The Rat Race Career Ladder, FIRE, and Having “Enough”

When I started this blog in 2019, one of my motivating points was that I had reached a net worth of $100k USD at age 25 without ever making a six figure salary. Last month when I wrote “Thoughts of a 28 Year Old Quarter-Millionaire,” that accomplishment too was earned without a six figure salary. It’s time to update my shtick though, because as of last Friday I’ve accepted an internal promotion which will push me just over that milestone. I got about a 10% raise which will bump me to a salary of about $103,000, and bring larger potential annual increases going forward.

I’ve now nearly exactly doubled my starting salary of $56k out of college. Not a bad trajectory in a little over 6 years. Pretty typical progression for an engineer in a high cost area.

Unfortunately, it brings me to a sort of crossroads on the career ladder. I’m now at the highest position I can be at in my organization as a technical worker. In about 5 years, I will start slowing down and topping out in the pay band, and to get a bump into the next one I would need to move into a supervisory role at or before that time. Maybe I could change employers and squeeze out another decent bump while staying as a technical worker. But in my industry, the progression path is clear — if you want to progress your career and compensation past a certain point, a move into middle management is very often necessary.

Anyone motivated to play the rat race game would start gunning for the next rung almost as soon as they got a promotion, positioning themselves to prove to their boss and their boss’s boss that they’ll be ready to take on their boss’s responsibilities in just a couple short years.

Only, I have no desire to supervise people. I don’t care to be the one reporting issues to senior level leadership. I don’t want any of the added stress and responsibilities that come with middle management. For the commensurate salary increase, the trade-off seems laughable, especially for an introvert like myself.

As I calculated in my previous post, I’m ahead of schedule on my goal to retire by age 40. Conservative assumptions had me pegged to reach my inflation-adjusted FIRE goal by 39. And that wasn’t counting my new 10% raise which will allow me to save, invest, and retire even faster since all of that is going to go to added savings rather than increased consumption to pad my lifestyle. A quick back-of-the-envelope calculation shows that my new salary will help me hit this goal by age 38. Another year knocked off!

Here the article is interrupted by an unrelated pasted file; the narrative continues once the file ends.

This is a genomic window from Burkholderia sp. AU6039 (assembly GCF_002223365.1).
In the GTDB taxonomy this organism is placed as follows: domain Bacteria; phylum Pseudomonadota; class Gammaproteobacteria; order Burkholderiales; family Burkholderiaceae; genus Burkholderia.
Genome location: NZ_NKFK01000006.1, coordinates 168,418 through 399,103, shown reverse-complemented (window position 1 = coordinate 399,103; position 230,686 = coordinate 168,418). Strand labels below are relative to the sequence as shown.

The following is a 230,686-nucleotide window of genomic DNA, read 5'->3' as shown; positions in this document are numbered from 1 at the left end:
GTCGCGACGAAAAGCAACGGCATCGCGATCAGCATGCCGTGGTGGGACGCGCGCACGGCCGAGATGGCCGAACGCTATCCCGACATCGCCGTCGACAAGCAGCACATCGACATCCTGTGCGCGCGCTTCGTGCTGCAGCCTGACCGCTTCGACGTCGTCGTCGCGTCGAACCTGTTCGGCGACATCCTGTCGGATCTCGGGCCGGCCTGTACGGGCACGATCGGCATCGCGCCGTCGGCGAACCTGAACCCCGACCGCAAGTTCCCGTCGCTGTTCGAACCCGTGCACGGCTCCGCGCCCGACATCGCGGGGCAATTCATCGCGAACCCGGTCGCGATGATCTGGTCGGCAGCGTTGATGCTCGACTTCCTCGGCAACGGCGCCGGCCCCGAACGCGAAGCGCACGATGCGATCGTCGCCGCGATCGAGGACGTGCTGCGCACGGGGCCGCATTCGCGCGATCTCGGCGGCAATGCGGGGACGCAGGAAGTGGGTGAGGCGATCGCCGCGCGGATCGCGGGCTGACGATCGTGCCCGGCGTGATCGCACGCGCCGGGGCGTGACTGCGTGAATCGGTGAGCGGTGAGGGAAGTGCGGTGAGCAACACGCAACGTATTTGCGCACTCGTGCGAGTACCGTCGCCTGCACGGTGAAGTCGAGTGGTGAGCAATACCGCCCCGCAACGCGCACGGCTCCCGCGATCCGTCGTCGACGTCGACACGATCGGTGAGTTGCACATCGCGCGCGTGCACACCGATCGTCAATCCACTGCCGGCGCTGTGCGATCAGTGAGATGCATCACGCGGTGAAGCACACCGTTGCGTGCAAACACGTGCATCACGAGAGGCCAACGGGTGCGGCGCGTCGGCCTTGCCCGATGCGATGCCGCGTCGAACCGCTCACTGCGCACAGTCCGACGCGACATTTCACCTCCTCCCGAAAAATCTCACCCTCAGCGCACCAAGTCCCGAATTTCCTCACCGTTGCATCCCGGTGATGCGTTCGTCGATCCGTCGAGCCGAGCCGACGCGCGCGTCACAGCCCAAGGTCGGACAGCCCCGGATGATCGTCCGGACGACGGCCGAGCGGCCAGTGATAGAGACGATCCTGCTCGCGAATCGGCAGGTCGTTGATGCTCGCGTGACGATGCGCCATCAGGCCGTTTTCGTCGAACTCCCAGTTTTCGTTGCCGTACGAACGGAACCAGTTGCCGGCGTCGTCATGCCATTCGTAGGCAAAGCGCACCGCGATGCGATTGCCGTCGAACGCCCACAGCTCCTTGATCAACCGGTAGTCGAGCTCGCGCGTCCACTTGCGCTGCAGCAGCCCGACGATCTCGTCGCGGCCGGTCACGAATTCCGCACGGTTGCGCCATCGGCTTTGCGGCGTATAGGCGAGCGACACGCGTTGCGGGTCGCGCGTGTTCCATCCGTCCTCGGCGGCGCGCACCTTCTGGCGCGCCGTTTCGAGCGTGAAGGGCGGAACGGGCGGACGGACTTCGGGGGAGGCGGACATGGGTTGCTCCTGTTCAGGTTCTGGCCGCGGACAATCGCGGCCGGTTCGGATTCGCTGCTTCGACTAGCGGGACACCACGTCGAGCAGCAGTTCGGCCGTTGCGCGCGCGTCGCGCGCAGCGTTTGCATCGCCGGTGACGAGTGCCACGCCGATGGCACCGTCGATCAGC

Where’s the motivation to continue climbing the career ladder? Is it really worthwhile to go any further and do a job that I don’t want to do for years in order to knock another additional year off my early retirement date?

For the average American, who last month saved just 7.5% of their income according to the St. Louis Fed, it must truly feel like a trap. Chase that promotion to get that raise so maybe you can save more and get ahead. Spend more on consumerist stuff to reward yourself for working hard at a stressful job and show off your success. Crap, now your spending is close to your income, better go hunt that next raise…

But it’s possible to break out of the rat race for those with the right combination of discipline, financial knowledge, and income. The biggest piece is to reject consumerism, live frugally, and make sure most of your spending is on needs rather than wants. I don’t care what my friends, family, or random people think that my income is when I drive or walk by them. I’m spending under $30,000 per year, and I couldn’t care less whether people think that’s all I earn. Because I’m living comfortably and thriving, and the reward of that sacrifice — having a $266,000 net worth at age 28 while being on track to retire early — is worth far more to me than the opinions of others or the fleeting dopamine hit from excessive luxury consumption.